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    Our coop opens directly into an L shaped approximately 70' x 50' pen. Unless I emptied a tractor trailer of chickens out, there is little chance of hen fighting lasting any longer than it takes for one to run away. My wife has keep small shelters, brush and "get away" nooks for birds that don't want to be bothered. When we have reintroduced chickens back into general population due to health, broodiness, etc, we have done so with no issues. Space is key to me.
     
  4. NataleeKW

    NataleeKW Well-Known Member

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    Inside of the coop is 6’x9’ but they only get closed in at night to protect them from night time predators. They used to be free range during the day but the Neighbor dog killed one of them so we fenced them in. Right now their fenced in area is about 5x5’ but is going to be expanded to allow them into the goat pasture which is probably 60x40’
     
  5. NataleeKW

    NataleeKW Well-Known Member

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    Inside the coop there are 12 in wall nesting boxes and tree limb perched all over the place.
     
  6. barnbilder

    barnbilder Well-Known Member

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    All this information is missing the one most important rule of chicken integration. If you don't do anything else, do all your integrating at night. The boss is OK with the new faces as long as they don't invade personal space. Coming too close to the boss at roost time brings down a storm of wrath. Separating out the boss, because they are "a mean bully", (if you want to anthropomorphize an animal as primal as a chicken), it does no good, as number two simply takes their place, and number two might be an even meaner bully. If they wake up together, it lessens the animosity generated by personal space invasion at roost time. But you can just let them figure out there place, they will in time. They can heal up from most anything that comes from a harmless pecking order dispute, as long as there is not too much of a size/age differential.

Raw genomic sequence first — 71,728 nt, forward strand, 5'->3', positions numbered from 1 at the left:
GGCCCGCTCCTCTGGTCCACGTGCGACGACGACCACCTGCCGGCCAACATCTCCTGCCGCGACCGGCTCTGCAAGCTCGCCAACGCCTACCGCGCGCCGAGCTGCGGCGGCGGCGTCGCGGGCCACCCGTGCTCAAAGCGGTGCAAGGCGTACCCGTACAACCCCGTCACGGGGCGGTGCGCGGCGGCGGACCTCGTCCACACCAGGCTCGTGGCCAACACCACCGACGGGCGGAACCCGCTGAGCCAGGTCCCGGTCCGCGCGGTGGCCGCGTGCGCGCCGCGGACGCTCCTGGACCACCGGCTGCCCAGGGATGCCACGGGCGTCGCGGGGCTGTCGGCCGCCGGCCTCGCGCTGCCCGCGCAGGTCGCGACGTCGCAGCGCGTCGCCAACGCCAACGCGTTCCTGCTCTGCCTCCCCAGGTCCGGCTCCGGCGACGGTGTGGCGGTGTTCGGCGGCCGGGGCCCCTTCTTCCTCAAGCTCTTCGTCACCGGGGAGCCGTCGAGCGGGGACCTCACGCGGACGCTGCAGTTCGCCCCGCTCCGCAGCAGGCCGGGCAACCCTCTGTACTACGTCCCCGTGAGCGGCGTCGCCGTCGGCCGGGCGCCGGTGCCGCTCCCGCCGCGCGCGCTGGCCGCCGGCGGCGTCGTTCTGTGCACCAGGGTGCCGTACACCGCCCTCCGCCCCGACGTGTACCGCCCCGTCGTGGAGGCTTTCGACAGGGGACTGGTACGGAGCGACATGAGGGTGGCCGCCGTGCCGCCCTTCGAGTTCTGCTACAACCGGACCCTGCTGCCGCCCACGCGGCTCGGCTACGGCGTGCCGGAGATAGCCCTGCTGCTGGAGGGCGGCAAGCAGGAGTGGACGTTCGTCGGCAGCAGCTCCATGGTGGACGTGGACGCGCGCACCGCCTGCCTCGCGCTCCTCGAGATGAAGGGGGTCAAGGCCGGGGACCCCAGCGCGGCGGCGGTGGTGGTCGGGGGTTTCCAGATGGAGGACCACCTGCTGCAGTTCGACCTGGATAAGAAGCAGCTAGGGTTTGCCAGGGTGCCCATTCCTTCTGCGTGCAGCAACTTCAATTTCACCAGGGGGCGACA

7. Alder

    Alder Well-Known Member

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    Wait til they go in on their own (dark) to close them up. The new hen will probably wait until last when the others are on the roost and it's safe before she goes in. If she doesn't go in, PUT her in, when the rest are conked out. Then, get out there before daylight and open the door so they can get outside right away when they get off the roost. Other than that - the less interference from humans the better. A couple days and they will work it out and be fine.

    Oh, and yes, lack of space is a big part of the problem, but you know, and are going to correct that.
     
    Last edited: May 16, 2018 at 10:52 AM
  8. NataleeKW

    NataleeKW Well-Known Member

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    Thanks all. I made a run to the goat area so they now have access to more space once they fully venture that way. I put my barred rock in with the roo and Americana hen. So far the Americana hen is showing her dominance but no injuries yet. I will let it play it and keep an eye on her. Thanks!
     
  9. aart

    aart HOW do they DO that?

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    So the boss can't see the new faces after dark.....
    but the new faces at the morning feeder won't tick off the boss(or any other existing bird)?
     
  10. barnbilder

    barnbilder Well-Known Member

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    Nope, they won't, because they will stay on the roost and watch things play out for a while, and figure out which chicken they need to not look in the eye or approach. Unless they are just dumb. But approaching the roost sets off a different dynamic, a strange bird approaching a roost is met with aggression from the matriarch. This reaction isn't triggered by birds flying off the roost.
     
    aart likes this.
  11. muleskinner2

    muleskinner2 Well-Known Member

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    When I was a kid we always had a large flock of chickens, for the eggs and meat. The aggressive ones made real good chicken and dumplings.

    Muleskinner1